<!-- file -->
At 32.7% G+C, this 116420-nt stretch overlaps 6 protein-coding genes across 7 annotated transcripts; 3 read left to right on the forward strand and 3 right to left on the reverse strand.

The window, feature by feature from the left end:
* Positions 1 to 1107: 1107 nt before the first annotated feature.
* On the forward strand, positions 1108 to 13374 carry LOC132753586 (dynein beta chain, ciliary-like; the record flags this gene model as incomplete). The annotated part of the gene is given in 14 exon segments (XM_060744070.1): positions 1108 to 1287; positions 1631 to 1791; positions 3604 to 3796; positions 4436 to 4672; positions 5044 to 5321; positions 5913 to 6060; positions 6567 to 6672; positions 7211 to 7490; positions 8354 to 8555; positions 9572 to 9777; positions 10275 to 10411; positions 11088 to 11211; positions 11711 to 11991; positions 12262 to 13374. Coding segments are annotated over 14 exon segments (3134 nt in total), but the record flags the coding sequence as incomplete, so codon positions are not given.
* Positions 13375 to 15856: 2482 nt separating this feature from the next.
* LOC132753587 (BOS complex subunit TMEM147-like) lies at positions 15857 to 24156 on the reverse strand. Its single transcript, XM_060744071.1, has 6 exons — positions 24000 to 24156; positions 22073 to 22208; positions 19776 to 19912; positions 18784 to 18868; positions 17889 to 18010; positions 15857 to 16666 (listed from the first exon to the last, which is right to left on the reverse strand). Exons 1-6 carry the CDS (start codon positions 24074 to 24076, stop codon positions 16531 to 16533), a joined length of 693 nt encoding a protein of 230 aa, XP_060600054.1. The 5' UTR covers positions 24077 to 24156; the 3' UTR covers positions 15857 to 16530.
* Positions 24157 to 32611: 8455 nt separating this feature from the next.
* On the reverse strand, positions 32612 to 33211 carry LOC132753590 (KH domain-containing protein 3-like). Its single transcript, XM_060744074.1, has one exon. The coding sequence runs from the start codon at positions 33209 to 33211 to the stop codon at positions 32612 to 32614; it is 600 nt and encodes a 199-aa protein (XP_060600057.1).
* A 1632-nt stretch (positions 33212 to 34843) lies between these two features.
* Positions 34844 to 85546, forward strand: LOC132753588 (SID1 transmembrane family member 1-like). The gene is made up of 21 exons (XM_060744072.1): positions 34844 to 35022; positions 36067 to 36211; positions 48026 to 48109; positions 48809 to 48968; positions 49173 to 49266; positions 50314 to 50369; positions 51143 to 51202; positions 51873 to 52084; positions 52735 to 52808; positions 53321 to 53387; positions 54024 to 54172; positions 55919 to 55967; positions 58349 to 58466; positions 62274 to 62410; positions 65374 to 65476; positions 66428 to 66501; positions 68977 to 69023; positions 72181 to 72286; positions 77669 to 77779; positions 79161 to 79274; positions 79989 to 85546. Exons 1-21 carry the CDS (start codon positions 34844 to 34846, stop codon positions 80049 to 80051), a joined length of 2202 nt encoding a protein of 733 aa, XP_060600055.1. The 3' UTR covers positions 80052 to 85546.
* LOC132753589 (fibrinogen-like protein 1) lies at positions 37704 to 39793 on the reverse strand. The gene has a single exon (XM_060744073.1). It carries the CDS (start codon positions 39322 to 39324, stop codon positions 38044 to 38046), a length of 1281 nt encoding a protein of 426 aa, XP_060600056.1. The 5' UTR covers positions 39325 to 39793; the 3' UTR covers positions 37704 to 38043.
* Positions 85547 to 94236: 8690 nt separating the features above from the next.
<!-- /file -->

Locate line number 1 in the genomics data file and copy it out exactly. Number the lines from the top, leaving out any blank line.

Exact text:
At 32.7% G+C, this 116420-nt stretch overlaps 6 protein-coding genes across 7 annotated transcripts; 3 read left to right on the forward strand and 3 right to left on the reverse strand.